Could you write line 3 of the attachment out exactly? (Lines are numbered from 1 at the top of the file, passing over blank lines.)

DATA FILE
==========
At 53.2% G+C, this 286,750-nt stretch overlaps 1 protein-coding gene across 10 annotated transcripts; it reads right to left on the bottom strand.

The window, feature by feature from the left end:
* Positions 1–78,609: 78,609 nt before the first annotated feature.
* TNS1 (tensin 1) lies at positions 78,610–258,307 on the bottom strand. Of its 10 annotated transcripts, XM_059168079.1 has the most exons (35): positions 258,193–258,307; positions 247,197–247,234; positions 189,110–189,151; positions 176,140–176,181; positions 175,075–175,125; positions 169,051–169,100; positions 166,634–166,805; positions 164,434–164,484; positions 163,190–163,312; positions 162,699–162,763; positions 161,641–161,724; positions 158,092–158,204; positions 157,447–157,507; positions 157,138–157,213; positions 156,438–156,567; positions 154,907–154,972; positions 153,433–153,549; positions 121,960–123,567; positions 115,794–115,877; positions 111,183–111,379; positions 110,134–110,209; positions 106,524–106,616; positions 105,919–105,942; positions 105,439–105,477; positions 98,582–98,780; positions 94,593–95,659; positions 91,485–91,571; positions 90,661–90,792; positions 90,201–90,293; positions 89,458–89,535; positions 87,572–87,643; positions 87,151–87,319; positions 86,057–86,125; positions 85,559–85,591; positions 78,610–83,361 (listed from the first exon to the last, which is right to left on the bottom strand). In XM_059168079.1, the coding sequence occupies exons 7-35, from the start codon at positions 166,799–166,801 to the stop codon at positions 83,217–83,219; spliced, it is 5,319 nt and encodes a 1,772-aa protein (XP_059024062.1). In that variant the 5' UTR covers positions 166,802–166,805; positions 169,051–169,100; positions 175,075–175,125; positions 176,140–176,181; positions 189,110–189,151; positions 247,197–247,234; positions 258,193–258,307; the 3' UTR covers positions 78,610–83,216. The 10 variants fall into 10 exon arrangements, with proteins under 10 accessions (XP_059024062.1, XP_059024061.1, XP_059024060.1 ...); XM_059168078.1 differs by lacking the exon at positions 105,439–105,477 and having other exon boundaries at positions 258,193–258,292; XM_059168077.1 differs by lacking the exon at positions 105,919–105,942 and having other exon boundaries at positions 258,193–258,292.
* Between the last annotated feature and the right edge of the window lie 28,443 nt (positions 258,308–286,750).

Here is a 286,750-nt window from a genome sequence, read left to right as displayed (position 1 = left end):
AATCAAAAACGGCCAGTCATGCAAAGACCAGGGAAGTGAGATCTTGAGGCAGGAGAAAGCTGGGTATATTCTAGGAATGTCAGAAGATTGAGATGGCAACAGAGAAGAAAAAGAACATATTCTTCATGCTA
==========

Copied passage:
* Positions 1–78,609: 78,609 nt before the first annotated feature.